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Racism is Real

June 4, 2007

June 3, 2006

What do you do when you find out that the world really is as awful as realists warn us idealists it is?

I just returned from a 4-day stay in New Orleans, LA, and I am left completely shocked and horrified by what I encounteredthere.  Cruelness.  Heartlessness.  OUtright racism and classism. 

I always thought that the social and economic structures that keep poor and dark-skinned people down were consequences of the capitalist system within which we operate as opposed to actual, intended racism and classism; never in my life have I witnessed obvious and intentional manifestations of these insidious “isms” in the United States until I arrived in New Orleans.

Poor blacks are literally being barred from returning to the city.  Public housing units that withstood the storm and the flood with resolution have been cordoned off with razor-wire fencing, their units emptied of all personal
belongings and their doors ripped off so that people can’t move back in.  Homes in the Lower 9th Ward were condemned without their owners’ knowledge or consent until a local lawyer stepped in and sued the city, putting a hold on the city’s attempt to rob even black homeowners of their property. 

New Orleans wants to become a wealther, whiter city, and Hurricane Katrina was the perfect excuse to commence a purging of the city’s poor black population.  To this day, less than half of the former population has returned to the city, largely due to tactics similar to and including those mentioned above.

Insurance companies have also played a role in stalling the rate of return, refusing to reimburse families through hurricane policies because most of the damage was caused by the subsequent flood.

Katrina and her aftermath have exposed how ugly our nation’s social and economic structures are; worse still, she has exposed how ugly and deficient our capacity for self-inspection is.  Media pundits claimed that Katrina was going to spark a national dialogue on race and class in the United States, but such a “dialogue” never occurred.  A few authors wrote about it, sure, but do you ever remember being confronted on the nightly news about your hidden stereotypes and biases?  Do you ever remember an anchorman or news writer encouraging you to think twice about continuing to participate in the capitalist system within which we operate?  Did anyone ever ask you why you feel uncomfortable when you say the word “black” out loud?  No, no one did.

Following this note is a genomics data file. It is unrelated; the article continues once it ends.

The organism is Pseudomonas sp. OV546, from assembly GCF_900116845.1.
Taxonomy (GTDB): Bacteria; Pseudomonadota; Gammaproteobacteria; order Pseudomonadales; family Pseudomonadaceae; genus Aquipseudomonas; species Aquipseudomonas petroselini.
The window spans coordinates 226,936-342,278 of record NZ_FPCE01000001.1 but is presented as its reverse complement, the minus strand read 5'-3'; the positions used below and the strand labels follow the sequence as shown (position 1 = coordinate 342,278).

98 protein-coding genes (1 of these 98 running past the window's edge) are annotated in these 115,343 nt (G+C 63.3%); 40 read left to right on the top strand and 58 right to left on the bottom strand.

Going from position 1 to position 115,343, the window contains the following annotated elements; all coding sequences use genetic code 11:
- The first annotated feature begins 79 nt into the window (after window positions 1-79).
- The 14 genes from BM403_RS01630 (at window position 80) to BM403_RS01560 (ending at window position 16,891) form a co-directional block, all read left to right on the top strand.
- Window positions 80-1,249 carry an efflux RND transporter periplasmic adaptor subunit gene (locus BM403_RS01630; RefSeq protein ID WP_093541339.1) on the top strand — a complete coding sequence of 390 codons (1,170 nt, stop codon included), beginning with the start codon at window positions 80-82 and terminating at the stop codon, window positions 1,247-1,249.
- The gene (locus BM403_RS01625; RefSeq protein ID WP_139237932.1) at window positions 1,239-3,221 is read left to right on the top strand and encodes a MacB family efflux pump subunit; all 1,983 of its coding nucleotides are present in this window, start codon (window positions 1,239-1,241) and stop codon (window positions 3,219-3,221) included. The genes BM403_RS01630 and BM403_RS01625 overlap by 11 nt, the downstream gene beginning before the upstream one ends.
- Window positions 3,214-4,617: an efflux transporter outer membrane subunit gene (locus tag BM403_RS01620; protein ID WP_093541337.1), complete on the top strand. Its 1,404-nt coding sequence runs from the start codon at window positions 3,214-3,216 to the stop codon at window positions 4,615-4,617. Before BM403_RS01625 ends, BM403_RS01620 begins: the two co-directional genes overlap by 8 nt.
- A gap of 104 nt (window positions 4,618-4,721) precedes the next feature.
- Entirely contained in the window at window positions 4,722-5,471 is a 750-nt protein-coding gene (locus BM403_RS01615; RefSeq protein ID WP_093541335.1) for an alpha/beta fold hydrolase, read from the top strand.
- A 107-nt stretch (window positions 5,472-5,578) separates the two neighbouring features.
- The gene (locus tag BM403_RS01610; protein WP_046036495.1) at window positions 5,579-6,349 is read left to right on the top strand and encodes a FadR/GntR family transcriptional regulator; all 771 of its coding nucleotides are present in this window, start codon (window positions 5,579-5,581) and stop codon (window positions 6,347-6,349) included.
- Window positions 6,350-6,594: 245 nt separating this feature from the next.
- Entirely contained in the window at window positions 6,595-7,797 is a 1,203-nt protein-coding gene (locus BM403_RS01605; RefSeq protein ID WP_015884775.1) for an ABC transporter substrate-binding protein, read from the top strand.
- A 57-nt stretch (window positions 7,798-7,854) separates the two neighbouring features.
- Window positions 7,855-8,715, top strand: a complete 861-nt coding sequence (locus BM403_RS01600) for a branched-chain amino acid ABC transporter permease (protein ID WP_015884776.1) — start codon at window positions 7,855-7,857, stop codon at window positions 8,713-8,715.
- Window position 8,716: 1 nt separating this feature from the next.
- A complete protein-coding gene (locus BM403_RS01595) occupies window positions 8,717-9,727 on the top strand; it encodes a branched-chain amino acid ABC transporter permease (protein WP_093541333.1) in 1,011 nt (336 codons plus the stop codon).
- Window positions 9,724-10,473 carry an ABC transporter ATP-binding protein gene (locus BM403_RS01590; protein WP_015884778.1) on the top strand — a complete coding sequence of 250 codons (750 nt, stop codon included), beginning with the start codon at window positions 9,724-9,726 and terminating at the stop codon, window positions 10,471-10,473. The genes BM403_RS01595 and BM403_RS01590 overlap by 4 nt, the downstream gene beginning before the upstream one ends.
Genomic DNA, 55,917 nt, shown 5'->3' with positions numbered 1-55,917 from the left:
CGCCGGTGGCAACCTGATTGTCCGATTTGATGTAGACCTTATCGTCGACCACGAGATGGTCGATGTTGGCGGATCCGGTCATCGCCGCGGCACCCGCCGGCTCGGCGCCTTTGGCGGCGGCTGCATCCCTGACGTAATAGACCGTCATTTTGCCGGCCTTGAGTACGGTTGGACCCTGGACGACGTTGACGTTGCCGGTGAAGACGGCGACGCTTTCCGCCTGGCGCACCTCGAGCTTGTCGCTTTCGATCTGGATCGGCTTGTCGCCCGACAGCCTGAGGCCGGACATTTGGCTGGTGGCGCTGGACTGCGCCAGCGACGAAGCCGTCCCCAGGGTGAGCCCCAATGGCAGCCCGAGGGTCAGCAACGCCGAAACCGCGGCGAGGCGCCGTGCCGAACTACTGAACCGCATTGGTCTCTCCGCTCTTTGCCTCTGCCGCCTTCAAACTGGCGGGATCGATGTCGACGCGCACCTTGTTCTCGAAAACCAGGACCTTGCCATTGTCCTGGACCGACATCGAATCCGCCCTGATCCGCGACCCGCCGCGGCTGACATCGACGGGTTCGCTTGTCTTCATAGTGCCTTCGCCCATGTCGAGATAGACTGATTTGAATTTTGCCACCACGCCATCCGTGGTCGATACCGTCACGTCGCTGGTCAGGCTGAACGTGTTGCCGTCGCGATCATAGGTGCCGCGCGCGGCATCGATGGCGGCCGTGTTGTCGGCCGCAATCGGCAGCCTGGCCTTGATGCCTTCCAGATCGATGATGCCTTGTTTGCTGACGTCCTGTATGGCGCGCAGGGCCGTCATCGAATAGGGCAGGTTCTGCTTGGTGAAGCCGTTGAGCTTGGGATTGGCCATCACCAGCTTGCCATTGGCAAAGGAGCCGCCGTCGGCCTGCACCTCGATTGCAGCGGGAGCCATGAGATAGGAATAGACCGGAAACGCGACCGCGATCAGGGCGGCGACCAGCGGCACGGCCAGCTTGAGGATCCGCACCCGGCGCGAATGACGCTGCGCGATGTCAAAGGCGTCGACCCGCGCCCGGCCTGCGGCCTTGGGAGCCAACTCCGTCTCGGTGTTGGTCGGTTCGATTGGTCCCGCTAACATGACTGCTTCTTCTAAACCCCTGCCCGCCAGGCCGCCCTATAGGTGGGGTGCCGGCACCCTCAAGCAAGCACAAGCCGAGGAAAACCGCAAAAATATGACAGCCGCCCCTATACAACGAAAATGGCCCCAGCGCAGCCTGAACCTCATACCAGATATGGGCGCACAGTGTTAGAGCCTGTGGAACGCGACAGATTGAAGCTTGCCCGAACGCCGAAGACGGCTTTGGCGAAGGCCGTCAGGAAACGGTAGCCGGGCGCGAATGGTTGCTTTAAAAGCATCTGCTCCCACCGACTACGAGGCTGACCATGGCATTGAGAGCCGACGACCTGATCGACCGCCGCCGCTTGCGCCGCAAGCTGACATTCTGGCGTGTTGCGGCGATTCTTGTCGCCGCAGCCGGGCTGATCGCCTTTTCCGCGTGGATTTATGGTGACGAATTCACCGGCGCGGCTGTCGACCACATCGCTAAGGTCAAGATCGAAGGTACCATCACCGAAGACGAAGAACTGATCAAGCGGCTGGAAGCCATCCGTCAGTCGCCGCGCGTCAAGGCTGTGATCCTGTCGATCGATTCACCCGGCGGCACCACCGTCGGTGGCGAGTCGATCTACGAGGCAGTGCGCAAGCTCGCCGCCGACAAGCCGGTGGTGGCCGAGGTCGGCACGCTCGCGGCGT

Whites may not be to blame for the slavery that our ancestors practiced, but we most certainly are to blame for participating without question and without reflection in a social and economic system that subjugates entire groups of people.

While waiting for my plane to arrive in the New Orleans airport yesterday afternoon, I wrote a letter to the shuttle bus driver who had taken me to the airport (he had revealed his address on the ride over when declaring how tired he was and announcing how he’d love to stop by XXXX P Street for a nap).  The driver had shared with me how difficult life has been since Katrina scattered more than half of his family and half of his fellow shuttle drivers across the country.  In the letter, I told him that when I returned home, I wasn’t going to forget him nor what I had witnessed in New Orleans; I told him that I was going to talk to whomever would listen about what I saw there and that I would otherwise do whatever I couldn do to encourage people to reflect seriously on what is going on in our country today, and about what has gone on for centuries.  This entry is the beginning of my promise.

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